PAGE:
IELTSDATA READING TEST 15 The Rise of Antibiotic-Resistant Infections

The Rise of Antibiotic-Resistant Infections

{A} When penicillin became widely available during the Second World War, it was a medical miracle, rapidly vanquishing the biggest wartime killer – infected wounds. Discovered initially by a French medical student, Ernest Duchesne, in 1896, and then rediscovered by Scottish physician Alexander Fleming in 1928, Penicillium crippled many types of disease-causing bacteria. But just four years after drug companies began mass-producing penicillin in 1943, microbes began appearing that could resist it.

{B} “There was complacency in the 1980s. The perception was that we had licked the bacterial infection problem. Drug companies weren’t working on new agents. They were concentrating on other areas, such as viral infections,” says Michael Blum, M.D., medical officer in the Food and Drug Administration’s division of anti-infective drug products. “In the meantime, resistance increased to a number of commonly used antibiotics, possibly related to overuse. In the 1990s, we’ve come to a point for certain infections that we don’t have agents available.”

{C} The increased prevalence of antibiotic resistance is an outcome of evolution. Any population of organisms, bacteria included, naturally includes variants with unusual traits – in this case, the ability to withstand an antibiotic’s attack on a microbe. When a person takes an antibiotic, the drug kills the defenceless bacteria, leaving behind – or “selecting,” in biological terms – those that can resist it. These renegade bacteria then multiply, increasing their numbers a millionfold in a day, becoming the predominant microorganism. “Whenever antibiotics are used, there is selective pressure for resistance to occur. More and more organisms develop resistance to more and more drugs,” says Joe Cranston, Ph.D., director of the Department of drug policy and Standards at the American Medical Association in Chicago.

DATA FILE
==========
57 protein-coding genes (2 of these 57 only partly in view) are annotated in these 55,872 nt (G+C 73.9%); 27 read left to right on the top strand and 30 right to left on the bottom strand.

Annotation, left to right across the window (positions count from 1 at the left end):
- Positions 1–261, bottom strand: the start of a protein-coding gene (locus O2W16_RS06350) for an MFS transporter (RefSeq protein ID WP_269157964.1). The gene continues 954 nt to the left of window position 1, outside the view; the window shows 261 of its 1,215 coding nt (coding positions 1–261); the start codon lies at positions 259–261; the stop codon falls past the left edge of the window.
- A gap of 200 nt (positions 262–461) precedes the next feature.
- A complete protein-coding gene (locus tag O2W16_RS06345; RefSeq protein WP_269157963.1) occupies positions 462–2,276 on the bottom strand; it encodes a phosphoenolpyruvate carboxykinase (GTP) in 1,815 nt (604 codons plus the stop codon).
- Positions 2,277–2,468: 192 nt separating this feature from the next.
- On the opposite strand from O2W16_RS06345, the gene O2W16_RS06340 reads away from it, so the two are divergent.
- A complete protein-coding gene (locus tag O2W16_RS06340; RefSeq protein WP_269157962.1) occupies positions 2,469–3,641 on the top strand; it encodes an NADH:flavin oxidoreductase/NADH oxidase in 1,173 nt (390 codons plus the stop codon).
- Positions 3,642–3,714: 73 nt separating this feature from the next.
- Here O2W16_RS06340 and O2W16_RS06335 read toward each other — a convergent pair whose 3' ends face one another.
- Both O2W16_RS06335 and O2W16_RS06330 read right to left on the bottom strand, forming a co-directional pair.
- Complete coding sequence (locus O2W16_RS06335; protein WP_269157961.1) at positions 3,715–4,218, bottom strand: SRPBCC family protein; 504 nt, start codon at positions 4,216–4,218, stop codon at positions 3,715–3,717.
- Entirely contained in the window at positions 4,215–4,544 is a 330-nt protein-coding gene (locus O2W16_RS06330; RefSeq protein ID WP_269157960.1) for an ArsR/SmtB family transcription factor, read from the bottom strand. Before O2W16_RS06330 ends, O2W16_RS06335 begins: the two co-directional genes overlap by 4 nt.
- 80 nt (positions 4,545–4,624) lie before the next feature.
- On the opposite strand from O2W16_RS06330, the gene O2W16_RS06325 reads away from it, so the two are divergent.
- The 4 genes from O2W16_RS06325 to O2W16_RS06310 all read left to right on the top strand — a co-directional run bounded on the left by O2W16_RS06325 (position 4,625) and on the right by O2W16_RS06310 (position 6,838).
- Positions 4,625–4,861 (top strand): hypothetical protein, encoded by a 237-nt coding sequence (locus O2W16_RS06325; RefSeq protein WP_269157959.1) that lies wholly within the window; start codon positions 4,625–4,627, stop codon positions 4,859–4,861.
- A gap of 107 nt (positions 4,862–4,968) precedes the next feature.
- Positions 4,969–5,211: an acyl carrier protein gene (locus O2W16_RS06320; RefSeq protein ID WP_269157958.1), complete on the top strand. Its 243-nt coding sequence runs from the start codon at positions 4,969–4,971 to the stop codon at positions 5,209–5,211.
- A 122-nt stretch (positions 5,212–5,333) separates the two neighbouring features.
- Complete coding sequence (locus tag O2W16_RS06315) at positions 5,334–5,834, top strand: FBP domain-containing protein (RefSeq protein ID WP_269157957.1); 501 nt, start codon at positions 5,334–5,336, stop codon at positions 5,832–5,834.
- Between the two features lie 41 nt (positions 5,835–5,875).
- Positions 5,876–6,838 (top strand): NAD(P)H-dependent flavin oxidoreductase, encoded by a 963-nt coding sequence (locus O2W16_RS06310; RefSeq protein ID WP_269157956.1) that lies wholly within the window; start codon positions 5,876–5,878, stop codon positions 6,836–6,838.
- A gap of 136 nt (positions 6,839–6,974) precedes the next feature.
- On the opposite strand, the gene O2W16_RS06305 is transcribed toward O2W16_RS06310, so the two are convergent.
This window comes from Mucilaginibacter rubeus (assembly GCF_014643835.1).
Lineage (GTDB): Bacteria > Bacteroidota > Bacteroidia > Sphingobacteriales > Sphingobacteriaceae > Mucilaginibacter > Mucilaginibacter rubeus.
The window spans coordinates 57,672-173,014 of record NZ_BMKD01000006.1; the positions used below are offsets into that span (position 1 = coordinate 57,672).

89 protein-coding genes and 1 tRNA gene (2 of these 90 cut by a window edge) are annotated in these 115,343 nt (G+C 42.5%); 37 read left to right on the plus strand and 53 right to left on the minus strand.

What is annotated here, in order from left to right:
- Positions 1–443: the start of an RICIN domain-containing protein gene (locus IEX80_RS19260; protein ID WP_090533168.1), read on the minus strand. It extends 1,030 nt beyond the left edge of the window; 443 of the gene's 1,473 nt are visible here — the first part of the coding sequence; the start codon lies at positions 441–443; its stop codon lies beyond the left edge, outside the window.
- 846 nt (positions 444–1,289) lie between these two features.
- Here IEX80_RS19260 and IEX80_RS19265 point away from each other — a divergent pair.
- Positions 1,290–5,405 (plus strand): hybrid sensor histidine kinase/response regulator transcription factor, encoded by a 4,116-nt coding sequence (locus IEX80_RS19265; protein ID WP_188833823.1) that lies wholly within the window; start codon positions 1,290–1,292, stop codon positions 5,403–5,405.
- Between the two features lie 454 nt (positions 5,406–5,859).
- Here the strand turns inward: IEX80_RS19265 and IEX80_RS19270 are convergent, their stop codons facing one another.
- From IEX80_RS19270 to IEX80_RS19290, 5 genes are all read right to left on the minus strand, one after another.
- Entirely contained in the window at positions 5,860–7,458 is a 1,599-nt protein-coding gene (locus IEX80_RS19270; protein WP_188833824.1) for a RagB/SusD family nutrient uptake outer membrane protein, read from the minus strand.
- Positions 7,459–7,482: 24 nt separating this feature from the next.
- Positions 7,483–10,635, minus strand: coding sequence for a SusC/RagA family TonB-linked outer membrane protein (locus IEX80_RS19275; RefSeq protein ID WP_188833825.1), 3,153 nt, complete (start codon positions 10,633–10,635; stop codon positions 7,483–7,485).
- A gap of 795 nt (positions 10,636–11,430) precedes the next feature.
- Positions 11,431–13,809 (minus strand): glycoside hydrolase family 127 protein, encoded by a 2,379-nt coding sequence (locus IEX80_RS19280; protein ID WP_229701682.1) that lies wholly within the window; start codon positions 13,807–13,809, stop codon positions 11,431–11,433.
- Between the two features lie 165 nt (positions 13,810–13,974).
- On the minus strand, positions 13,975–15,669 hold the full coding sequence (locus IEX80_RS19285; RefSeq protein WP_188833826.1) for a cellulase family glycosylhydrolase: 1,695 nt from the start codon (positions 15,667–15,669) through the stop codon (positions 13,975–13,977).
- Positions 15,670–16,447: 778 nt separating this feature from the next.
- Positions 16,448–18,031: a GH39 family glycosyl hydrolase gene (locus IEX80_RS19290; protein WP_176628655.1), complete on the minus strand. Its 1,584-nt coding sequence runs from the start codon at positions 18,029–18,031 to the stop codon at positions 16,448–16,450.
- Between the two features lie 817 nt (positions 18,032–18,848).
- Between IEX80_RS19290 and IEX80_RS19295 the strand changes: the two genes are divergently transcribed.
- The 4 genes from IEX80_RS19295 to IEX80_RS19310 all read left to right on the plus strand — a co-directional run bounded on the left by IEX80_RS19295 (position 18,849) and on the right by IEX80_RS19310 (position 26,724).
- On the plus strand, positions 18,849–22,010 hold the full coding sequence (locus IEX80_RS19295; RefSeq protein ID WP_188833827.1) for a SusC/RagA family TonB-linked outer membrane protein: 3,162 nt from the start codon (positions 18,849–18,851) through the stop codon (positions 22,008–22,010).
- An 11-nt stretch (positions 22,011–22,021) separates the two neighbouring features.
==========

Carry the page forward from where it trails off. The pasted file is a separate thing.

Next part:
{D} Disease-causing microbes thwart antibiotics by interfering with their mechanism of action. For example, penicillin kills bacteria by attaching to their cell walls, and then destroying a key part of the wall. The wall falls apart, and the bacterium dies. Resistant microbes, however, either alter their cell walls so penicillin can’t bind or produce enzymes that dismantle the antibiotic. Antibiotic resistance results from gene action. Bacteria acquire genes conferring resistance in different ways. Bacterial DNA may mutate spontaneously. Drug-resistant tuberculosis arises this way. Another way is called transformation where one bacterium may take up DNA from another bacterium. Most frightening, however, is resistance acquired from a small circle of DNA called a plasmid, which can flit from one type of bacterium to another. A single plasmid can provide a slew of different resistances.

{E} Many of us have come to take antibiotics for granted. A child develops a sore throat or an ear infection, and soon a bottle of pink medicine makes everything better. Linda McCaig, a scientist at the CDC, comments that “many consumers have an expectation that when they’re ill, antibiotics are the answer. Most of the time the illness is viral, and antibiotics are not the answer. This large burden of antibiotics is certainly selecting resistant bacteria.” McCaig and Peter Killeen, a fellow scientist at the CDC, tracked antibiotic use in treating common illnesses. The report cites nearly 6 million antibiotic prescriptions for sinusitis alone in 1985, and nearly 13 million in 1992. Ironically, advances in modern medicine have made more people predisposed to infection. McCaig notes that “there are a number of immunocompromised patients who wouldn’t have survived in earlier times. Radical procedures produce patients who are in difficult shape in the hospital, and there is routine use of antibiotics to prevent infection in these patients.”